A Tale of Two Cities Book 2, Chapter 21
Though Lucie spends the next several years living happily with her husband and father, she occasionally feels dread and a sense of doubt, as if she will not remain on earth for long. The sounds of the footsteps--the dream that once haunted her--have returned to her.
Time passes, and she gives birth to a daughter, also named Lucie. Lucie lives happily and tranquilly in the next several years, though not without tragedy--a son, born after the daughter, dies young. Sydney Carton continues to visit through the years, though not more than a few times a year. He feels close to the family and especially to the children, who feel pity for him even though they don't know what their mother knows about him. Before he dies, Lucie's son asks his mother to kiss Carton for him. Carton continues to work diligently for Mr. Stryver, with no ambition higher than remaining the lion's jackal.
Thus the years pass, until little Lucie is six years old. But change looms in the air:
"But, there were other echoes, from a distance, that rumbled menacingly in the corner all through this space of time. And it was now, about little Lucie's sixth birthday, that they began to have an awful sound, as of a great storm in France with a dreadful sea rising." Book 2, Chapter 21, pg. 209
One night in mid-July, 1789, Mr. Lorry comes in late from Tellson's and sits down beside Lucie and her husband at the window where they had once had the conversation in which Lucie described the echoes she heard. He tells them he believes he will have to spend the whole night at Tellson's, as there has been such an uneasiness in Paris that the company's French customers are scrambling to transfer their assets to the London branch. He says there is mania among the customers to get their property transferred to England. Darnay says that things look bad and Mr. Lorry agrees, but adds that they don't know why. Darnay replies that the sky is gloomy and threatening.
Dr. Manette comes in to join them. They chat awhile, and Mr. Lorry asks Lucie to tell them again about the echoes about which she has her theory. She tells him it is not a theory, only a fancy. Mr. Lorry asks her if the echoes are not very numerous and very loud, and he tells her only to listen to them.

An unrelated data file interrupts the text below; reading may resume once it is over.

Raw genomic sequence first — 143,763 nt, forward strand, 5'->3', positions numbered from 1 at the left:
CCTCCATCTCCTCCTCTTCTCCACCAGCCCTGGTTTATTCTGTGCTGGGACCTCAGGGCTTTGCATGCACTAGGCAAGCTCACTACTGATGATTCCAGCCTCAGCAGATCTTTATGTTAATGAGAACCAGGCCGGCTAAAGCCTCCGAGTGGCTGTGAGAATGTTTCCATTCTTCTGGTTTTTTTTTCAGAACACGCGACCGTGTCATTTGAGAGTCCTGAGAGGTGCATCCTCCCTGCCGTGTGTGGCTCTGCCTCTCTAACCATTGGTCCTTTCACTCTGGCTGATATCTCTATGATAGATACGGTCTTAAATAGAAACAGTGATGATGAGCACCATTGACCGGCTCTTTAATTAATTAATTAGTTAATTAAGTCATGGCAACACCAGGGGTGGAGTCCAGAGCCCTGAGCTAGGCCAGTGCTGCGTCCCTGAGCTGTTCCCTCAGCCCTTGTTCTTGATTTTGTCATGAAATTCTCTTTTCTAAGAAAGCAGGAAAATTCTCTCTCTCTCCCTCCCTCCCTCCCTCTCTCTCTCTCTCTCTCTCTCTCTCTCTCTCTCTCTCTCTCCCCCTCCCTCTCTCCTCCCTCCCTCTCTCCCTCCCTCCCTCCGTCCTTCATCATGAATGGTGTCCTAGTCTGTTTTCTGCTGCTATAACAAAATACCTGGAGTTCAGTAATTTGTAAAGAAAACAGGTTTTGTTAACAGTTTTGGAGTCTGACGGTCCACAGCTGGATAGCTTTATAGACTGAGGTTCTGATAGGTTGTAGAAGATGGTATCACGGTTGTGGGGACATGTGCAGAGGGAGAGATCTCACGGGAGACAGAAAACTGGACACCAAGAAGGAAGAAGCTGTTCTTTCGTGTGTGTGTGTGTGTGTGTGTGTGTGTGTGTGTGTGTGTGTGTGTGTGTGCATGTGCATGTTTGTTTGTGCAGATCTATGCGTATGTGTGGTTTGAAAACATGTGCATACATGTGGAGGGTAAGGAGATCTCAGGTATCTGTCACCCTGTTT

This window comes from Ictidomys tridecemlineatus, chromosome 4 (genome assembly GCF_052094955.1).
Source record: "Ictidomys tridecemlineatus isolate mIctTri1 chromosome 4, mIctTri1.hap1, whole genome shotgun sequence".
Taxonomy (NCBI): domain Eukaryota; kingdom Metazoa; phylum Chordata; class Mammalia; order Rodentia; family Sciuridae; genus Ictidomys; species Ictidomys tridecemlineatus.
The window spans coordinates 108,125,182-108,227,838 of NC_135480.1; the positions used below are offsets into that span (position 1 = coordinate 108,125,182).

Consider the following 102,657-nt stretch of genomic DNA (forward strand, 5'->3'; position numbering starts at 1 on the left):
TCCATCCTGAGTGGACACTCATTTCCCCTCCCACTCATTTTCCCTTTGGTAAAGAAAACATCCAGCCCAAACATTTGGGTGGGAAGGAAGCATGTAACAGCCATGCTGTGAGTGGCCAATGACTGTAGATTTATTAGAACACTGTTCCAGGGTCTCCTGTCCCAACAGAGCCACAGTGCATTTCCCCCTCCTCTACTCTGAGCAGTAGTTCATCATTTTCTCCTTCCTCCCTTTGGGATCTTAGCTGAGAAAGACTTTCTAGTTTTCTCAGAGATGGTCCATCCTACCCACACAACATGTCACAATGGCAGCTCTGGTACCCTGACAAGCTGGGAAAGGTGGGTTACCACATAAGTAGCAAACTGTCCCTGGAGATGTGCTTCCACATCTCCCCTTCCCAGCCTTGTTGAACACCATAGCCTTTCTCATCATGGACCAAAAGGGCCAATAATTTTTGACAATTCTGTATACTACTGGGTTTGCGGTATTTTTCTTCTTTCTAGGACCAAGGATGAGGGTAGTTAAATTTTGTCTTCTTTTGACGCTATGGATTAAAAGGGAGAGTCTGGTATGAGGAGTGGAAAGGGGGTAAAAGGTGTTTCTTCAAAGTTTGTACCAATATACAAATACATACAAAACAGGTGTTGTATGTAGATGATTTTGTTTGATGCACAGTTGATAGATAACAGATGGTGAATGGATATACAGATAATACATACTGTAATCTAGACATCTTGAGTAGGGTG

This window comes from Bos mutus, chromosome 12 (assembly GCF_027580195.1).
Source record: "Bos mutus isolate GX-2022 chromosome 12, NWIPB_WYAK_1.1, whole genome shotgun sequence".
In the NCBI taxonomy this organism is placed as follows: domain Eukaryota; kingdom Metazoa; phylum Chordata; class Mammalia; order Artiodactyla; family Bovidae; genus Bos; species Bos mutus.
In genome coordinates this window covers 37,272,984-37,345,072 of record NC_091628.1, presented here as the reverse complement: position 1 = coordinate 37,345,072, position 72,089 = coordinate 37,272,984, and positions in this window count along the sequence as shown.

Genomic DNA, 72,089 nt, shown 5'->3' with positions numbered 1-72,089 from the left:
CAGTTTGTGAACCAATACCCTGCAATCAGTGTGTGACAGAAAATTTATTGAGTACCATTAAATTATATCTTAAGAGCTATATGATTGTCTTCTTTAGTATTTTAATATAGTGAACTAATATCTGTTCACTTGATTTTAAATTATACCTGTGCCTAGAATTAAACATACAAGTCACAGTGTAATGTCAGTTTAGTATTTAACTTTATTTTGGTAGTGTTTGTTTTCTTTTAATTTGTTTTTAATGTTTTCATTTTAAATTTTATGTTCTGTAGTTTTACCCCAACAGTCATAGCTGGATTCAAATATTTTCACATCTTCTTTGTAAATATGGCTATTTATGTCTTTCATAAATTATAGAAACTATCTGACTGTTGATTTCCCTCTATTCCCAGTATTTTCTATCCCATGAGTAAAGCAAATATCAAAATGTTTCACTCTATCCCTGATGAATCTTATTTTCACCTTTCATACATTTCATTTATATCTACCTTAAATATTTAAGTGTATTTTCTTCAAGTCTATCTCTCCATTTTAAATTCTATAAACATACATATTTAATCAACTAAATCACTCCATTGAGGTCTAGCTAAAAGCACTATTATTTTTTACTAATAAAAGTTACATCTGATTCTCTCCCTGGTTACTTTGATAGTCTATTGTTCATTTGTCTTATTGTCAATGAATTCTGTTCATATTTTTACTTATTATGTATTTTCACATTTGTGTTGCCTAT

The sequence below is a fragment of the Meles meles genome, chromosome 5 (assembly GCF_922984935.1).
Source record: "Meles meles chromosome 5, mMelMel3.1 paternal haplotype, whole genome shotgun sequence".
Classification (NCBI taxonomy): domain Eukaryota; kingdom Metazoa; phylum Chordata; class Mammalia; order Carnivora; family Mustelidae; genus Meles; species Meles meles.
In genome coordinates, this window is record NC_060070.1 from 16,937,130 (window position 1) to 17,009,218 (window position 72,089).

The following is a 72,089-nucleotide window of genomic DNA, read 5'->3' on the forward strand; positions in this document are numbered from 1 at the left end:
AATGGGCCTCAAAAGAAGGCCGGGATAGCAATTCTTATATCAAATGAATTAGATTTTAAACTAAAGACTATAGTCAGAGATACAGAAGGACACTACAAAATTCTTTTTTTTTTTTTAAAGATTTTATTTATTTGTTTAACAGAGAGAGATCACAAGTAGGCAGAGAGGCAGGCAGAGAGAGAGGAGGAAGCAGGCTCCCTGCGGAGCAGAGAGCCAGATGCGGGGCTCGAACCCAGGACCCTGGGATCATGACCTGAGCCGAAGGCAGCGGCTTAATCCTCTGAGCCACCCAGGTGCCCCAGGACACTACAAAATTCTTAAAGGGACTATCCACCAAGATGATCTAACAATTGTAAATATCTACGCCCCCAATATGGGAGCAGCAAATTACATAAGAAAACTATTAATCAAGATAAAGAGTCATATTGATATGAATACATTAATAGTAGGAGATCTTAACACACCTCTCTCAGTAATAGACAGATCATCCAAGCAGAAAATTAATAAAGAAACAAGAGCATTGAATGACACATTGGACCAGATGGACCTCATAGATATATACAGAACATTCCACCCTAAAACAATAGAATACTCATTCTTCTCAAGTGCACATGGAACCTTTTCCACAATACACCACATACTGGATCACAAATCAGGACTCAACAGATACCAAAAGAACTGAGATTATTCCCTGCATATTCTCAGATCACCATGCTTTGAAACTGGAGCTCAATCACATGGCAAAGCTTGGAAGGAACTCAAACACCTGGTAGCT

Meanwhile, in Saint Antoine, a storm is brewing. The villagers, led by Monsieur and Madame Defarge, have armed themselves to the teeth, and one evening, the storm reaches fever pitch. The villagers march to the Bastille--men, women, all heavily armed with whatever they can carry--all the while burning bridges and vowing vengeance on the mercenaries who have oppressed them and kept them in poverty for so long. They battle for hours as the storm rages. A terrible flood is drenching the land, but it does not quell the mob. The rebels demand that the prisoners be freed. They accost the prison officers and tell them they will be killed if they don't obey orders.
Defarge asks to be taken to One Hundred Five, North Tower--the old prison cell where Dr. Manette was held unjustly for so many years. The officer takes him and Jacques Three to the tiny, dark cell. There, they see the initials "A.M."--Alexandre Manette--carved into the wall. Defarge whispers to him that the doctor, without a doubt, also carved a calendar. They begin to tear the cell apart, and everything in it, in an attempt to unearth it. They do not find it. They set the cell ablaze, then leave. They bring the officer out to the mob, who beat and stab him. Madame Defarge administers the final blows--she steps on his neck, and with her cruel knife, which she has long been waiting to use, she cuts off his head. The body is hoisted up, as a lamp, to show what the peasants are about, as was Defarge's original idea. The storm literally and figuratively rages on. In the ocean of faces of the mob, two groups of seven stand out--seven newly liberated prisoners, and seven murdered men who died at the hands of the angry mob:
"Seven prisoners released, seven gory heads on pikes, the keys of the accursed fortress of the eight strong towers, some discovered letters and other memorials of prisoners of old time, long dead of broken hearts --such, and such-like, the loudly echoing footsteps of Saint Antoine escort through Paris streets in mid-July, one thousand seven hundred and eighty-nine. Now, Heaven defeat the fancy of Lucie Darnay, and keep these feet far out of her life! For, they are headlong, mad, and dangerous; and in the years so long after the breaking of the cask at Defarge's wine-shop door, they are not easily purified when once stained red." Book 2, Chapter 21, pg. 217